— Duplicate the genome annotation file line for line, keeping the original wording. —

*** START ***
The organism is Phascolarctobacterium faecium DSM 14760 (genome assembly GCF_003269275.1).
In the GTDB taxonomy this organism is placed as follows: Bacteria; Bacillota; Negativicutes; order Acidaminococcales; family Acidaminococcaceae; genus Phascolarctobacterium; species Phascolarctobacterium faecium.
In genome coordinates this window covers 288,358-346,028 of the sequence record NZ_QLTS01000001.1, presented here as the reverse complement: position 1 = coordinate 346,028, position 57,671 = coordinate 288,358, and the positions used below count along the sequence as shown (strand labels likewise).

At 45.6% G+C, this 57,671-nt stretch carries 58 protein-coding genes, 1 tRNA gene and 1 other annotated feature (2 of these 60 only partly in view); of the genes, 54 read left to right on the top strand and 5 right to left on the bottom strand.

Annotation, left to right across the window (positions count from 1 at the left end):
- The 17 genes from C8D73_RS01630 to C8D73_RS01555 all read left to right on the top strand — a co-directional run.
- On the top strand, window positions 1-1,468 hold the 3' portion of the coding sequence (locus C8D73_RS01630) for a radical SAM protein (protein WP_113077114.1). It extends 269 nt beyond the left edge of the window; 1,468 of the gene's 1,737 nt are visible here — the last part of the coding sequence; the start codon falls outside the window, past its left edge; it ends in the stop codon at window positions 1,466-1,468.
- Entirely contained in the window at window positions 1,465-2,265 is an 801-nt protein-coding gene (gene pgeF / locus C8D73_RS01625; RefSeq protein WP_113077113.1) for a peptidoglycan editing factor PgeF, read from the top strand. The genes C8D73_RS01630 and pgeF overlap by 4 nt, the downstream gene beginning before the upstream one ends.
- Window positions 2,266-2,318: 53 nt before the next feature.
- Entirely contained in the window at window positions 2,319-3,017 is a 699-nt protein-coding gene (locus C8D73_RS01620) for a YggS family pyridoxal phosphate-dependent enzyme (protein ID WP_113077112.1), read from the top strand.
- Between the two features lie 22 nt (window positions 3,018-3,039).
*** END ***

The organism is Phascolarctobacterium faecium DSM 14760 (genome assembly GCF_003269275.1).
In the GTDB taxonomy this organism is placed as follows: Bacteria; Bacillota; Negativicutes; order Acidaminococcales; family Acidaminococcaceae; genus Phascolarctobacterium; species Phascolarctobacterium faecium.
In genome coordinates this window covers 288,358-346,028 of the sequence record NZ_QLTS01000001.1, presented here as the reverse complement: position 1 = coordinate 346,028, position 57,671 = coordinate 288,358, and the positions used below count along the sequence as shown (strand labels likewise).

At 45.6% G+C, this 57,671-nt stretch carries 58 protein-coding genes, 1 tRNA gene and 1 other annotated feature (2 of these 60 only partly in view); of the genes, 54 read left to right on the top strand and 5 right to left on the bottom strand.

Annotation, left to right across the window (positions count from 1 at the left end):
- The 17 genes from C8D73_RS01630 to C8D73_RS01555 all read left to right on the top strand — a co-directional run.
- On the top strand, window positions 1-1,468 hold the 3' portion of the coding sequence (locus C8D73_RS01630) for a radical SAM protein (protein WP_113077114.1). It extends 269 nt beyond the left edge of the window; 1,468 of the gene's 1,737 nt are visible here — the last part of the coding sequence; the start codon falls outside the window, past its left edge; it ends in the stop codon at window positions 1,466-1,468.
- Entirely contained in the window at window positions 1,465-2,265 is an 801-nt protein-coding gene (gene pgeF / locus C8D73_RS01625; RefSeq protein WP_113077113.1) for a peptidoglycan editing factor PgeF, read from the top strand. The genes C8D73_RS01630 and pgeF overlap by 4 nt, the downstream gene beginning before the upstream one ends.
- Window positions 2,266-2,318: 53 nt before the next feature.
- Entirely contained in the window at window positions 2,319-3,017 is a 699-nt protein-coding gene (locus C8D73_RS01620) for a YggS family pyridoxal phosphate-dependent enzyme (protein ID WP_113077112.1), read from the top strand.
- Between the two features lie 22 nt (window positions 3,018-3,039).